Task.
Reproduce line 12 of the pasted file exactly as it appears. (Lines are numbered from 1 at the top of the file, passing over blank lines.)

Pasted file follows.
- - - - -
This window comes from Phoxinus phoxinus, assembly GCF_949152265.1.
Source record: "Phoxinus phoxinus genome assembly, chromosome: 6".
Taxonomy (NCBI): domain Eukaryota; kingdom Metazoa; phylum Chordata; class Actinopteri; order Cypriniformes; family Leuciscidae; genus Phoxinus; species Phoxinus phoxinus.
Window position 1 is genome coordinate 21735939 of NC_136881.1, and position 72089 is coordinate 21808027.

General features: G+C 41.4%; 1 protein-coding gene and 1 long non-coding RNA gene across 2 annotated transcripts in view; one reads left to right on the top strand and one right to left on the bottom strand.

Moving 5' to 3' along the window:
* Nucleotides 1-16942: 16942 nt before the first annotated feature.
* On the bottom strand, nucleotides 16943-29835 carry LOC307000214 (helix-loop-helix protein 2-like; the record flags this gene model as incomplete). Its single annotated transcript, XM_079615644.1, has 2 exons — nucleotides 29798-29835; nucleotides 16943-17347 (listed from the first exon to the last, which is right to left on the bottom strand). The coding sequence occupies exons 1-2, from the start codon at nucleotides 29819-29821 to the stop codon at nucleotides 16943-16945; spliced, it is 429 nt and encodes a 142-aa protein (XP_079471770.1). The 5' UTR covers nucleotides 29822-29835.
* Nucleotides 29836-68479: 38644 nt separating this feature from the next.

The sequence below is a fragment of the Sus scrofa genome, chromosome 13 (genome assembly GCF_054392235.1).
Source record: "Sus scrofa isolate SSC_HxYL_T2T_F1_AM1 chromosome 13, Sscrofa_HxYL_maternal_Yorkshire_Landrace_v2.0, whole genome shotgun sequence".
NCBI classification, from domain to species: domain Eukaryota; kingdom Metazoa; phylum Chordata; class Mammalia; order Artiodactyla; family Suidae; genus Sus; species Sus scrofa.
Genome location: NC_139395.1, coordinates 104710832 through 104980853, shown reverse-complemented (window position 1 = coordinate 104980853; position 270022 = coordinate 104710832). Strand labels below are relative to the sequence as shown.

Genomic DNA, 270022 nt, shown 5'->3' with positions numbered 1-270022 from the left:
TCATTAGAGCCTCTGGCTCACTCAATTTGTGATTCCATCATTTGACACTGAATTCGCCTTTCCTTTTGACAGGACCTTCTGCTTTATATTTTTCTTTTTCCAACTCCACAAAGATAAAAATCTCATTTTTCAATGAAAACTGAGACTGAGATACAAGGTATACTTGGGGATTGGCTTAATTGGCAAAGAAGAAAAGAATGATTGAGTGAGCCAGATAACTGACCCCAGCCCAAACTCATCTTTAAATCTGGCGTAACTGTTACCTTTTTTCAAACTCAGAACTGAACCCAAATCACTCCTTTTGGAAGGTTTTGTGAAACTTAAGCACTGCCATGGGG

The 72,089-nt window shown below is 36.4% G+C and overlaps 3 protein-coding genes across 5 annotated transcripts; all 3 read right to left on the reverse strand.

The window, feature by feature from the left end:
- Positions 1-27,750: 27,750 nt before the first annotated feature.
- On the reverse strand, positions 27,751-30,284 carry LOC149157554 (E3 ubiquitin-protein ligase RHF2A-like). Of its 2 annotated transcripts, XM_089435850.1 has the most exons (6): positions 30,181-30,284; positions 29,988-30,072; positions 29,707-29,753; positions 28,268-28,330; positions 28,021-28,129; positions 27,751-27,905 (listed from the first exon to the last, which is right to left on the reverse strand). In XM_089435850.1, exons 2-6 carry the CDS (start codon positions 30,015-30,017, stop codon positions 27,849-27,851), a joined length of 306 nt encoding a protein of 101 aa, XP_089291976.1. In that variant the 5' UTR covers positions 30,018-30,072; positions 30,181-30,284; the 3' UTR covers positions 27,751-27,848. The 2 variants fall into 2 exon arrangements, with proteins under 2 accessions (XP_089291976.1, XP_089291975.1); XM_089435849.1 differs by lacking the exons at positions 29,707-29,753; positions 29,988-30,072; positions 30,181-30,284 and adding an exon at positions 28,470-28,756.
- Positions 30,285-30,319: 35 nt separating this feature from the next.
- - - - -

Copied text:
NCBI classification, from domain to species: domain Eukaryota; kingdom Metazoa; phylum Chordata; class Mammalia; order Artiodactyla; family Suidae; genus Sus; species Sus scrofa.